To Self Clean Or Not To... WWYD? (Ikea appliances=junk)

mudwormFebruary 7, 2013

I have an Ikea/Whirlpool oven that died on its first self clean within the first month of installation. The ongoing warranty repair has been a nightmare, but I'm not alone as you can see in this IkeaFans thread (I do not want to bore you with details).

However, I now have a dilemma and I want to poll the collective wisdom on the GW Kitchen forum to see what you would do in my situation.

Say, if I get lucky, on the next visit, the technician gets the oven working again (yeah, I'm being unrealistically optimistic here), should I test out Self Clean feature after repair? Part of me does not want to touch that feature ever again just because the widespread problem with SC. But part of me feels that I will never have confidence in the oven that it won't die on my next baking session if I don't push it to its limit (in self clean) to test it out. After all, right now, I still have a few years of warranty left and could afford having repeated repairs if needed to.

What would you do?

Oh, BTW, my subject line expressed some pretty strong opinion. I just want to put it out there as I only learned about the horrible experiences others had with their Ikea appliances after my oven died. You can take a look at the appliances forum on IkeaFans. I hope there are lucky owners out there, esp. on GW, but I personally will try to sway people away for making Ikea appliance purchases in the future based on what I have learned.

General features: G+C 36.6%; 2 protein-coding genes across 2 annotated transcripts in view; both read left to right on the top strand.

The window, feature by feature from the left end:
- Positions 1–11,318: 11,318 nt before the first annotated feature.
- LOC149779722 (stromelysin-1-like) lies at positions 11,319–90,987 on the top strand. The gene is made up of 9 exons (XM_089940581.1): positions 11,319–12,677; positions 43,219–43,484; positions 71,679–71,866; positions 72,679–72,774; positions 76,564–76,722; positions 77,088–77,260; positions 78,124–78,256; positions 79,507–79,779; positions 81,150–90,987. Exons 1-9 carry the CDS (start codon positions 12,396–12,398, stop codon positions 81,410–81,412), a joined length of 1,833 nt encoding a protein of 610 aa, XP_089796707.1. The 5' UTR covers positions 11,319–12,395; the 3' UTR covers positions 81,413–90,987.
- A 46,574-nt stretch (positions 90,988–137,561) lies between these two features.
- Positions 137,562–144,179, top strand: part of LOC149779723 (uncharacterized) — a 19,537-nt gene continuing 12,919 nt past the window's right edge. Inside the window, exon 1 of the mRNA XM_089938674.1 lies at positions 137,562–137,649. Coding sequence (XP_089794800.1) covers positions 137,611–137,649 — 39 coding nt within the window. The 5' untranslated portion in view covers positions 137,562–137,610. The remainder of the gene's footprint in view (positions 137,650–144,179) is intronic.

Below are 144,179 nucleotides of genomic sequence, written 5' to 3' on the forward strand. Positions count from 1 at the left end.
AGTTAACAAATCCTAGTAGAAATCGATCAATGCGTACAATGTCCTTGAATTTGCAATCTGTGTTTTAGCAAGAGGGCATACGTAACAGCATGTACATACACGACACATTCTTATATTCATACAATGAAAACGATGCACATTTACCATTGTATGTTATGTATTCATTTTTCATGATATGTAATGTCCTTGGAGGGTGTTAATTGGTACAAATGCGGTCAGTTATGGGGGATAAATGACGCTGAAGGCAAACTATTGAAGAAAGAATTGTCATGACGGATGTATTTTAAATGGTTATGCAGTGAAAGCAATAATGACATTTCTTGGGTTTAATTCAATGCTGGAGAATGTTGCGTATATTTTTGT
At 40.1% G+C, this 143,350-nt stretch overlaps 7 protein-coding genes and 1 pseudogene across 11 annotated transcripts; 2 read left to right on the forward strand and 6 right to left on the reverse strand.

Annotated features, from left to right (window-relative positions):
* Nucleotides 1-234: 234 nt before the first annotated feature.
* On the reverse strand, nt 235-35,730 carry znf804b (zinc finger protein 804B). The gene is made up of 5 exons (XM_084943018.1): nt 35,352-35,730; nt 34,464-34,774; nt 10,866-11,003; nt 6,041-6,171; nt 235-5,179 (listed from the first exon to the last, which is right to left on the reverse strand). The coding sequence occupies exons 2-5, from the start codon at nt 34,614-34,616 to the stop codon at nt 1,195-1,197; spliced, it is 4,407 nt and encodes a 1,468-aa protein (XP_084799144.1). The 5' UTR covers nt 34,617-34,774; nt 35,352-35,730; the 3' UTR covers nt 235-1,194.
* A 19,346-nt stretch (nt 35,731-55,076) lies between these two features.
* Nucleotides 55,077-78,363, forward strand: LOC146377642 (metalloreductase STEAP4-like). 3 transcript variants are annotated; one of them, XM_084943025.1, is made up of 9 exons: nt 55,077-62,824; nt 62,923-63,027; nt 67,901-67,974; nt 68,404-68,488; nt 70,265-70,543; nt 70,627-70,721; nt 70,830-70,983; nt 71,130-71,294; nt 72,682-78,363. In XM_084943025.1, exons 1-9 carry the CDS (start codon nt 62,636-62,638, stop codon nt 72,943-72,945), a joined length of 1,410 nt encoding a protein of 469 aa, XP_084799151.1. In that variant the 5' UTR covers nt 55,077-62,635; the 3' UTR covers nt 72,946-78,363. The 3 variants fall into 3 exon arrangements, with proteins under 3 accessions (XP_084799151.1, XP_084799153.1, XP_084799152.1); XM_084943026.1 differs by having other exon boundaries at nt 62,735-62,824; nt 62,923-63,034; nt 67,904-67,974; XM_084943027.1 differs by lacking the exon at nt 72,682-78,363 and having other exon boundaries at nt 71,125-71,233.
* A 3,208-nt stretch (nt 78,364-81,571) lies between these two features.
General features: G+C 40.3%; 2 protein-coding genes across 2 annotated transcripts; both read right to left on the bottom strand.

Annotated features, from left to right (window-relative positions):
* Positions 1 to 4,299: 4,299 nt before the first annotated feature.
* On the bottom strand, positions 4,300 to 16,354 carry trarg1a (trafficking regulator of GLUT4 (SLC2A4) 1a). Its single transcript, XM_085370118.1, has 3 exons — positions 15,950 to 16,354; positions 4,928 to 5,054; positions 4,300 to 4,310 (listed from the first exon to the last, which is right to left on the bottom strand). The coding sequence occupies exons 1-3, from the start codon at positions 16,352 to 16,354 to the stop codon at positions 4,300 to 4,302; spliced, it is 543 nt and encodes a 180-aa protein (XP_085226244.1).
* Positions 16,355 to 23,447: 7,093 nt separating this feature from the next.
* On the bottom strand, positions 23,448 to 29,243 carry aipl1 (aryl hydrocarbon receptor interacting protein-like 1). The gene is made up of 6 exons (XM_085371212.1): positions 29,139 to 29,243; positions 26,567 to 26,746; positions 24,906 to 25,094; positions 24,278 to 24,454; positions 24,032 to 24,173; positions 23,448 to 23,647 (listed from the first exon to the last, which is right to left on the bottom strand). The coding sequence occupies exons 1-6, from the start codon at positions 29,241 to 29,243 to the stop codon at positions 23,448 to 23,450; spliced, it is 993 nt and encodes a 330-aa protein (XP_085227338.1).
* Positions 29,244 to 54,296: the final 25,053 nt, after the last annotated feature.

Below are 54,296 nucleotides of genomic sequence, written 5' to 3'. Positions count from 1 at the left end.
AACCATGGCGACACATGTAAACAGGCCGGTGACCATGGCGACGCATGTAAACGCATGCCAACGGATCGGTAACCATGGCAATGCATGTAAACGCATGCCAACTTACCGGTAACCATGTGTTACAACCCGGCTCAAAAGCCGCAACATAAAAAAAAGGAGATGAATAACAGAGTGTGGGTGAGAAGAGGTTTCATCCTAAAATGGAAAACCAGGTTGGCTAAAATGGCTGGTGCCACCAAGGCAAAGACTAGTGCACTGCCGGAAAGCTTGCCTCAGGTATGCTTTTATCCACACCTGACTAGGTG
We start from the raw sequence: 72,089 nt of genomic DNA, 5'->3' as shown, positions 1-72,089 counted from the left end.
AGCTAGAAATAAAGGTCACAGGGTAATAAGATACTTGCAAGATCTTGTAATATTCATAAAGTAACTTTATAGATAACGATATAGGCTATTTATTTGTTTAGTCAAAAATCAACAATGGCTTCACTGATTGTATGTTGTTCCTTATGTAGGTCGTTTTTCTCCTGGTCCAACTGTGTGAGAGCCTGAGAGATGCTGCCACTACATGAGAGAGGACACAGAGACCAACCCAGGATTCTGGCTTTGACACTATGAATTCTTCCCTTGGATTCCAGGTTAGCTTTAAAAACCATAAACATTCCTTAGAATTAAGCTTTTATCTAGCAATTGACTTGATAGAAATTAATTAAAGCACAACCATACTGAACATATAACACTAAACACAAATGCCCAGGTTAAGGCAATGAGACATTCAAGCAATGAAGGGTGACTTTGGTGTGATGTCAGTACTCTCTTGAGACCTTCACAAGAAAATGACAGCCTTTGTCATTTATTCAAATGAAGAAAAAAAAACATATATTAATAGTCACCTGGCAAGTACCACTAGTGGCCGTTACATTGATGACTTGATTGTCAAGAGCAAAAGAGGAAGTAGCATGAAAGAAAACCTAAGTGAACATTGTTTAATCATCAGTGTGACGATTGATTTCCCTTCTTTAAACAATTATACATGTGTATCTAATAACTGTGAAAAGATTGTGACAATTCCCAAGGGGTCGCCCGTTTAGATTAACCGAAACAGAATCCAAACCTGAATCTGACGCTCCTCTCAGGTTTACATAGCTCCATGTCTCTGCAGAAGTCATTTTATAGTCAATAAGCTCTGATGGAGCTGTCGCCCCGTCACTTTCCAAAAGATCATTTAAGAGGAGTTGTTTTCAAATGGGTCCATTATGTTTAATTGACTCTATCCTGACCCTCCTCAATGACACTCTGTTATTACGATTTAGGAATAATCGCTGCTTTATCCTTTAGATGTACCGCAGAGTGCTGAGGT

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It is not just Ikea. Sorry to say. Pretty much every single brand has had a history of self cleaning failures. You can do a search here and see plenty of stories. Sorry for your issues though. Appliance repairs are always a major pain.

I doubt that I would test it. Then again, I never use self clean to begin with due to the horror stories. Tough decision.

    Bookmark   February 7, 2013 at 10:14PM
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I had a new double oven installed a couple of months before the holidays and waited until after the holidays to SC because of the stories I have read here. Luckily for me, it worked.

I would *not* want an oven that didn't have self-clean available. If it is under warranty, I say "Clean the Puppy"! Have them fix it until it works or they refund your money and you try another one. They can't all be bad!

    Bookmark   February 7, 2013 at 10:27PM
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I'd have the repair guy activate the self-clean feature and wait 5 minutes before he leaves.

I didn't know self-clean caused so many problems! I've used it several times on my Dacor without any issues.

    Bookmark   February 7, 2013 at 11:29PM
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I've self cleaned ovens for 20 years with no issues and am self cleaning my current GE monogram also with no issues.

I'm glad I didn't read this thread before I started doing so or I might have been scared to try, lol!

    Bookmark   February 7, 2013 at 11:38PM
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I used SC on my GE Profile ancouple of months ago and worked like a charm. Although it also kept us out of the house for the day.

I would probably test it out of spite. Keeping the repair person there for a bit while you do it sounds like a good idea.

    Bookmark   February 8, 2013 at 5:35AM
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Oh no !! I have not used the self clean on my ovens yet. And they are about 19 months old, so 7 months out of warranty. Now I am scared to try it too.

    Bookmark   February 8, 2013 at 6:52AM
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Self cleaning ovens do get scarey hot even when they work properly. They can be pretty stinky depending on what they are burning off. And it takes a really long time.It is rather nice to just wipe out the ash afterwards, but I choose not to use mine anymore.

    Bookmark   February 8, 2013 at 8:11AM